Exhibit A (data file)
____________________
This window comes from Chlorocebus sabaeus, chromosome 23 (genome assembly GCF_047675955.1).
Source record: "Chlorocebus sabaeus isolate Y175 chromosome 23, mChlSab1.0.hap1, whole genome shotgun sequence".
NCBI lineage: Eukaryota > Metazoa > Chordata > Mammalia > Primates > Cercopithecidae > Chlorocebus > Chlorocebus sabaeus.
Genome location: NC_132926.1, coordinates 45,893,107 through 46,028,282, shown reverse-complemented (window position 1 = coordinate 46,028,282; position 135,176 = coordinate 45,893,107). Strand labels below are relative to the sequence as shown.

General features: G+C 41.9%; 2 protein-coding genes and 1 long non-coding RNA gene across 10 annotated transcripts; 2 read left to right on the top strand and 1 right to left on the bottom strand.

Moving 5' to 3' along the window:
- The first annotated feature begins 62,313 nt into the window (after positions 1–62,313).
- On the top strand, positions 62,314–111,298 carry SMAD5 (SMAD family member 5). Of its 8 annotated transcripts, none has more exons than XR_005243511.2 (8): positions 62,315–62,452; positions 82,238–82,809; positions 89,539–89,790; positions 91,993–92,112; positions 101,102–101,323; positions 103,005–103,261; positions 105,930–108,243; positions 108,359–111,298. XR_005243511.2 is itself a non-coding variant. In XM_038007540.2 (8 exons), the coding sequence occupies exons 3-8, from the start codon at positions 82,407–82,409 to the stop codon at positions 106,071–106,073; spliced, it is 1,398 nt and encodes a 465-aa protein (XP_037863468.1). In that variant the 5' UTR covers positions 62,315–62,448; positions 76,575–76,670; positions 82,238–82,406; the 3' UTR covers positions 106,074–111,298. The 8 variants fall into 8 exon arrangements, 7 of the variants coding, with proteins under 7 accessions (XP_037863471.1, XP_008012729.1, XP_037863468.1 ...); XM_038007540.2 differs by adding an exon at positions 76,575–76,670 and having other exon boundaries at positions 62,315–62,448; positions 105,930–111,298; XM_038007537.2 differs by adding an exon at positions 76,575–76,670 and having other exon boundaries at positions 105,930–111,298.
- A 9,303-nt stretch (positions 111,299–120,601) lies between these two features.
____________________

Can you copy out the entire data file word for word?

This window comes from Chlorocebus sabaeus, chromosome 23 (genome assembly GCF_047675955.1).
Source record: "Chlorocebus sabaeus isolate Y175 chromosome 23, mChlSab1.0.hap1, whole genome shotgun sequence".
NCBI lineage: Eukaryota > Metazoa > Chordata > Mammalia > Primates > Cercopithecidae > Chlorocebus > Chlorocebus sabaeus.
Genome location: NC_132926.1, coordinates 45,893,107 through 46,028,282, shown reverse-complemented (window position 1 = coordinate 46,028,282; position 135,176 = coordinate 45,893,107). Strand labels below are relative to the sequence as shown.

General features: G+C 41.9%; 2 protein-coding genes and 1 long non-coding RNA gene across 10 annotated transcripts; 2 read left to right on the top strand and 1 right to left on the bottom strand.

Moving 5' to 3' along the window:
- The first annotated feature begins 62,313 nt into the window (after positions 1–62,313).
- On the top strand, positions 62,314–111,298 carry SMAD5 (SMAD family member 5). Of its 8 annotated transcripts, none has more exons than XR_005243511.2 (8): positions 62,315–62,452; positions 82,238–82,809; positions 89,539–89,790; positions 91,993–92,112; positions 101,102–101,323; positions 103,005–103,261; positions 105,930–108,243; positions 108,359–111,298. XR_005243511.2 is itself a non-coding variant. In XM_038007540.2 (8 exons), the coding sequence occupies exons 3-8, from the start codon at positions 82,407–82,409 to the stop codon at positions 106,071–106,073; spliced, it is 1,398 nt and encodes a 465-aa protein (XP_037863468.1). In that variant the 5' UTR covers positions 62,315–62,448; positions 76,575–76,670; positions 82,238–82,406; the 3' UTR covers positions 106,074–111,298. The 8 variants fall into 8 exon arrangements, 7 of the variants coding, with proteins under 7 accessions (XP_037863471.1, XP_008012729.1, XP_037863468.1 ...); XM_038007540.2 differs by adding an exon at positions 76,575–76,670 and having other exon boundaries at positions 62,315–62,448; positions 105,930–111,298; XM_038007537.2 differs by adding an exon at positions 76,575–76,670 and having other exon boundaries at positions 105,930–111,298.
- A 9,303-nt stretch (positions 111,299–120,601) lies between these two features.